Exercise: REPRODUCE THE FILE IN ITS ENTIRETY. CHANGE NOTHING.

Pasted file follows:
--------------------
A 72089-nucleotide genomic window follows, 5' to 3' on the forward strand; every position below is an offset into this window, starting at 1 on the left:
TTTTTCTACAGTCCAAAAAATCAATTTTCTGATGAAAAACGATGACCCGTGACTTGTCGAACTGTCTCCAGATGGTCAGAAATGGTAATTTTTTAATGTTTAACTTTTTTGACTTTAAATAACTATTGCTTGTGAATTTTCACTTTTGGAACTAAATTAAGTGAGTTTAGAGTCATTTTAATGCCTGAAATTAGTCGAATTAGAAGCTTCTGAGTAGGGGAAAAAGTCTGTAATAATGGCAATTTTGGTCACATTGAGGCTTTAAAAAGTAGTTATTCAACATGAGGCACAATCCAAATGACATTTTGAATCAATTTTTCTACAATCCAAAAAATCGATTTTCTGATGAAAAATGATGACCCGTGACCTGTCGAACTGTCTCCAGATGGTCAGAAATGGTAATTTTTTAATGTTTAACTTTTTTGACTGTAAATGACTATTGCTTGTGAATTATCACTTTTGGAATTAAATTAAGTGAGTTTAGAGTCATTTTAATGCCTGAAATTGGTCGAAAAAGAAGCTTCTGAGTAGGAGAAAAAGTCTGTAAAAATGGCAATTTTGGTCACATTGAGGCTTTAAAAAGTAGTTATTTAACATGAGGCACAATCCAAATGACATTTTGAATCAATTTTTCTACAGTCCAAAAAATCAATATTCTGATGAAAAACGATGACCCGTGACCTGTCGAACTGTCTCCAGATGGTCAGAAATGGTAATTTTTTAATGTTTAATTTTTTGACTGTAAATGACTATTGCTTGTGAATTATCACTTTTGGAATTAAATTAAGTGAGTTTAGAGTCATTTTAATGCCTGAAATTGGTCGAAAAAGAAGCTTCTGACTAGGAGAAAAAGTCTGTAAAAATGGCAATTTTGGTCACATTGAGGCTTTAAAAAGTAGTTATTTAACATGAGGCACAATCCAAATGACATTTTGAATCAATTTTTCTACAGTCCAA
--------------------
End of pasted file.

A 72089-nucleotide genomic window follows, 5' to 3' on the forward strand; every position below is an offset into this window, starting at 1 on the left:
TTTTTCTACAGTCCAAAAAATCAATTTTCTGATGAAAAACGATGACCCGTGACTTGTCGAACTGTCTCCAGATGGTCAGAAATGGTAATTTTTTAATGTTTAACTTTTTTGACTTTAAATAACTATTGCTTGTGAATTTTCACTTTTGGAACTAAATTAAGTGAGTTTAGAGTCATTTTAATGCCTGAAATTAGTCGAATTAGAAGCTTCTGAGTAGGGGAAAAAGTCTGTAATAATGGCAATTTTGGTCACATTGAGGCTTTAAAAAGTAGTTATTCAACATGAGGCACAATCCAAATGACATTTTGAATCAATTTTTCTACAATCCAAAAAATCGATTTTCTGATGAAAAATGATGACCCGTGACCTGTCGAACTGTCTCCAGATGGTCAGAAATGGTAATTTTTTAATGTTTAACTTTTTTGACTGTAAATGACTATTGCTTGTGAATTATCACTTTTGGAATTAAATTAAGTGAGTTTAGAGTCATTTTAATGCCTGAAATTGGTCGAAAAAGAAGCTTCTGAGTAGGAGAAAAAGTCTGTAAAAATGGCAATTTTGGTCACATTGAGGCTTTAAAAAGTAGTTATTTAACATGAGGCACAATCCAAATGACATTTTGAATCAATTTTTCTACAGTCCAAAAAATCAATATTCTGATGAAAAACGATGACCCGTGACCTGTCGAACTGTCTCCAGATGGTCAGAAATGGTAATTTTTTAATGTTTAATTTTTTGACTGTAAATGACTATTGCTTGTGAATTATCACTTTTGGAATTAAATTAAGTGAGTTTAGAGTCATTTTAATGCCTGAAATTGGTCGAAAAAGAAGCTTCTGACTAGGAGAAAAAGTCTGTAAAAATGGCAATTTTGGTCACATTGAGGCTTTAAAAAGTAGTTATTTAACATGAGGCACAATCCAAATGACATTTTGAATCAATTTTTCTACAGTCCAA